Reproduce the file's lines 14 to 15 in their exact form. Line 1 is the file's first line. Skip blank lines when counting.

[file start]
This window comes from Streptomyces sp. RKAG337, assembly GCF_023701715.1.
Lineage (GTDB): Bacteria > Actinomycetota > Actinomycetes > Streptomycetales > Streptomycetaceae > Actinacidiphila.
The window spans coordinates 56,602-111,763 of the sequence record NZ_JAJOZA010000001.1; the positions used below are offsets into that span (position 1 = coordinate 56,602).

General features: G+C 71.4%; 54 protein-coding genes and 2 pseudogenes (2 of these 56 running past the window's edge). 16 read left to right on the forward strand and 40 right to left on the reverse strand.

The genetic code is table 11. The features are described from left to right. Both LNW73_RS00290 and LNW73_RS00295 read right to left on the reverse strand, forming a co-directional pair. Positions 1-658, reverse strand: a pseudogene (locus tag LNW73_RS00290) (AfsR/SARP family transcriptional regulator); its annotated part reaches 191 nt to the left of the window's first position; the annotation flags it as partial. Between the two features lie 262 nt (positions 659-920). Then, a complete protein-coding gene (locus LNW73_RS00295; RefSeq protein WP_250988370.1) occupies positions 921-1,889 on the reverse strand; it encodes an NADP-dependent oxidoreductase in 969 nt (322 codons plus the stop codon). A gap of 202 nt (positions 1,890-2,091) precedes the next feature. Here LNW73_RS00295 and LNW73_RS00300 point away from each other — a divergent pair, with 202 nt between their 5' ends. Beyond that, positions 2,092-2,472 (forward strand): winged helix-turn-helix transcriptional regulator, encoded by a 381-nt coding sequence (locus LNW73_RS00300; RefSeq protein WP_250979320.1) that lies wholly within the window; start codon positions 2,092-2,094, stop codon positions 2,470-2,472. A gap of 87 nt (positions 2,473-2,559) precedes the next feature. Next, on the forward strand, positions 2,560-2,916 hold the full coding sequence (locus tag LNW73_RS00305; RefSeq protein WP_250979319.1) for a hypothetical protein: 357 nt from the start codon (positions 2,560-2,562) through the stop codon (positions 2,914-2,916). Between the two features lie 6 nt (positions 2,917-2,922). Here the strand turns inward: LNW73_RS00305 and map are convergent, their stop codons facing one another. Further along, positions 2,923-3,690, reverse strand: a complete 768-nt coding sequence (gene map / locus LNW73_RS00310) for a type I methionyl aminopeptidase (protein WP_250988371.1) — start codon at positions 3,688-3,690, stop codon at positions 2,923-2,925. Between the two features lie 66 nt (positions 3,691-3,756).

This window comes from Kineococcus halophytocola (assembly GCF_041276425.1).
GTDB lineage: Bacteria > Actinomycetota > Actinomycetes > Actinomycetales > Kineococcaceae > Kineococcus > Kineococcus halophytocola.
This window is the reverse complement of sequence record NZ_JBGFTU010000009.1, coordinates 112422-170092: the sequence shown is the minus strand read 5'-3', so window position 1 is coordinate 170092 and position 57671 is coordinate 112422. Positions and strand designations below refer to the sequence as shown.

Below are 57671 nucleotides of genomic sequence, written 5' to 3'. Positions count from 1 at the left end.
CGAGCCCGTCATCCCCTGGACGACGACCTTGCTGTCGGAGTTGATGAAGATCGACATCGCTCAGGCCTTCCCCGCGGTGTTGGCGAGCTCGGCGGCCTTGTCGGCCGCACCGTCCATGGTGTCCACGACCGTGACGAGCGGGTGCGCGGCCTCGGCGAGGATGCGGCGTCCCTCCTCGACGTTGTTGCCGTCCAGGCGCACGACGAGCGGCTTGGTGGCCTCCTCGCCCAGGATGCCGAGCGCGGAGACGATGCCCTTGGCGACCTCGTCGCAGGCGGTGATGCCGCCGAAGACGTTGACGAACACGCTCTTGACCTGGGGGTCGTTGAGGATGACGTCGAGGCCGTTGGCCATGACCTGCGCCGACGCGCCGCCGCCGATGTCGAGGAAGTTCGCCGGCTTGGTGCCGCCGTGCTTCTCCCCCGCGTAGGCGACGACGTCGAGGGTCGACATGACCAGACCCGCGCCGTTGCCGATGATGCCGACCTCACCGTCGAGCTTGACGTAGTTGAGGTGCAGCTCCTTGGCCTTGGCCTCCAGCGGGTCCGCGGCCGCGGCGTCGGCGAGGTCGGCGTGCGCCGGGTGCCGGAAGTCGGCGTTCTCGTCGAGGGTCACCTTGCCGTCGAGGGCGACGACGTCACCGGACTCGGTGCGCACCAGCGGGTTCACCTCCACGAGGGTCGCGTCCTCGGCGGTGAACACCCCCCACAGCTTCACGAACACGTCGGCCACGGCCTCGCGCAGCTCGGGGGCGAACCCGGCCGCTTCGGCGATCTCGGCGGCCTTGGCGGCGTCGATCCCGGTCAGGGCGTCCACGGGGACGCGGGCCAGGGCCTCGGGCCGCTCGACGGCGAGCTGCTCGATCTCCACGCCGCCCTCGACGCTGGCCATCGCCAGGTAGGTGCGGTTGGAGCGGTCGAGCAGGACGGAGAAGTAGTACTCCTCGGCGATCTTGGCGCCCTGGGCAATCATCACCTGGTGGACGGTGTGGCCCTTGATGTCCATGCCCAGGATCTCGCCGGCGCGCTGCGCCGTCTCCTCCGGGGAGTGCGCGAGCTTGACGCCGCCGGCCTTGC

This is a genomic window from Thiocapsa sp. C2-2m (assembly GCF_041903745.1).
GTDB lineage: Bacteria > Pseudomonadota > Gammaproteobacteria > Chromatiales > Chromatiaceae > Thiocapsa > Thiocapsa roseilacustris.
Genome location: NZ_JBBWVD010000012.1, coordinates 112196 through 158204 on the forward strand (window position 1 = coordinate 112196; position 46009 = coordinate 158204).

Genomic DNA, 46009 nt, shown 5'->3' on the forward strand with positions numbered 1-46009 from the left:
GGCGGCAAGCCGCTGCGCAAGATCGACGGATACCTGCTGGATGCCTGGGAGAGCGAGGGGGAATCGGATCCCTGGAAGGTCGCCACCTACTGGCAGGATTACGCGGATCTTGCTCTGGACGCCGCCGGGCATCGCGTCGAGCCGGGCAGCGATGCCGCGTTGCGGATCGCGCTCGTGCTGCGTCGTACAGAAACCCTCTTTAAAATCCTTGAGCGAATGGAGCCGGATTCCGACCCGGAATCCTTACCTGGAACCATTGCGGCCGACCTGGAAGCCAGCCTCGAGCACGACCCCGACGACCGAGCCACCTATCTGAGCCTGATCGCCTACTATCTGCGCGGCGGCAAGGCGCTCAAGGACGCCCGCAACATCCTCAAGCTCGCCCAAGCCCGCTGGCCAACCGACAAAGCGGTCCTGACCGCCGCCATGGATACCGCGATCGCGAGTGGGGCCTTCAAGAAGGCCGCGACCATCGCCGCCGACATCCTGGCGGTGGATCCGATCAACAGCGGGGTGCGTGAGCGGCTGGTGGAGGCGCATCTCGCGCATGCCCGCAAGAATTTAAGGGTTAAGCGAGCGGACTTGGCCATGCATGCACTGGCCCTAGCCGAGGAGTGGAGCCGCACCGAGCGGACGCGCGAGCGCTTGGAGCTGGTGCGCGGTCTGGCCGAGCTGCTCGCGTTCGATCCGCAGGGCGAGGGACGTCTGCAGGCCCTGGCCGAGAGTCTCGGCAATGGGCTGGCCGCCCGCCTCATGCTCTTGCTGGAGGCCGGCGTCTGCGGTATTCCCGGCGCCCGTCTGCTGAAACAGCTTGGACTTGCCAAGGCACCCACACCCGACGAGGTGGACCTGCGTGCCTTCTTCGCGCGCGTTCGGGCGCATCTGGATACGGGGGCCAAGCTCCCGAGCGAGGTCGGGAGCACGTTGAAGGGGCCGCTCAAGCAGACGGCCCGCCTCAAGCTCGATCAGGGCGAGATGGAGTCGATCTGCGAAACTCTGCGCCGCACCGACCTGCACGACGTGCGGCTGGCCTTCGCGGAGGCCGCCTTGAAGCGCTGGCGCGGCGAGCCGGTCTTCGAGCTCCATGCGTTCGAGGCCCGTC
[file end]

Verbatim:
Genomic DNA, 46009 nt, shown 5'->3' on the forward strand with positions numbered 1-46009 from the left:
GGCGGCAAGCCGCTGCGCAAGATCGACGGATACCTGCTGGATGCCTGGGAGAGCGAGGGGGAATCGGATCCCTGGAAGGTCGCCACCTACTGGCAGGATTACGCGGATCTTGCTCTGGACGCCGCCGGGCATCGCGTCGAGCCGGGCAGCGATGCCGCGTTGCGGATCGCGCTCGTGCTGCGTCGTACAGAAACCCTCTTTAAAATCCTTGAGCGAATGGAGCCGGATTCCGACCCGGAATCCTTACCTGGAACCATTGCGGCCGACCTGGAAGCCAGCCTCGAGCACGACCCCGACGACCGAGCCACCTATCTGAGCCTGATCGCCTACTATCTGCGCGGCGGCAAGGCGCTCAAGGACGCCCGCAACATCCTCAAGCTCGCCCAAGCCCGCTGGCCAACCGACAAAGCGGTCCTGACCGCCGCCATGGATACCGCGATCGCGAGTGGGGCCTTCAAGAAGGCCGCGACCATCGCCGCCGACATCCTGGCGGTGGATCCGATCAACAGCGGGGTGCGTGAGCGGCTGGTGGAGGCGCATCTCGCGCATGCCCGCAAGAATTTAAGGGTTAAGCGAGCGGACTTGGCCATGCATGCACTGGCCCTAGCCGAGGAGTGGAGCCGCACCGAGCGGACGCGCGAGCGCTTGGAGCTGGTGCGCGGTCTGGCCGAGCTGCTCGCGTTCGATCCGCAGGGCGAGGGACGTCTGCAGGCCCTGGCCGAGAGTCTCGGCAATGGGCTGGCCGCCCGCCTCATGCTCTTGCTGGAGGCCGGCGTCTGCGGTATTCCCGGCGCCCGTCTGCTGAAACAGCTTGGACTTGCCAAGGCACCCACACCCGACGAGGTGGACCTGCGTGCCTTCTTCGCGCGCGTTCGGGCGCATCTGGATACGGGGGCCAAGCTCCCGAGCGAGGTCGGGAGCACGTTGAAGGGGCCGCTCAAGCAGACGGCCCGCCTCAAGCTCGATCAGGGCGAGATGGAGTCGATCTGCGAAACTCTGCGCCGCACCGACCTGCACGACGTGCGGCTGGCCTTCGCGGAGGCCGCCTTGAAGCGCTGGCGCGGCGAGCCGGTCTTCGAGCTCCATGCGTTCGAGGCCCGTC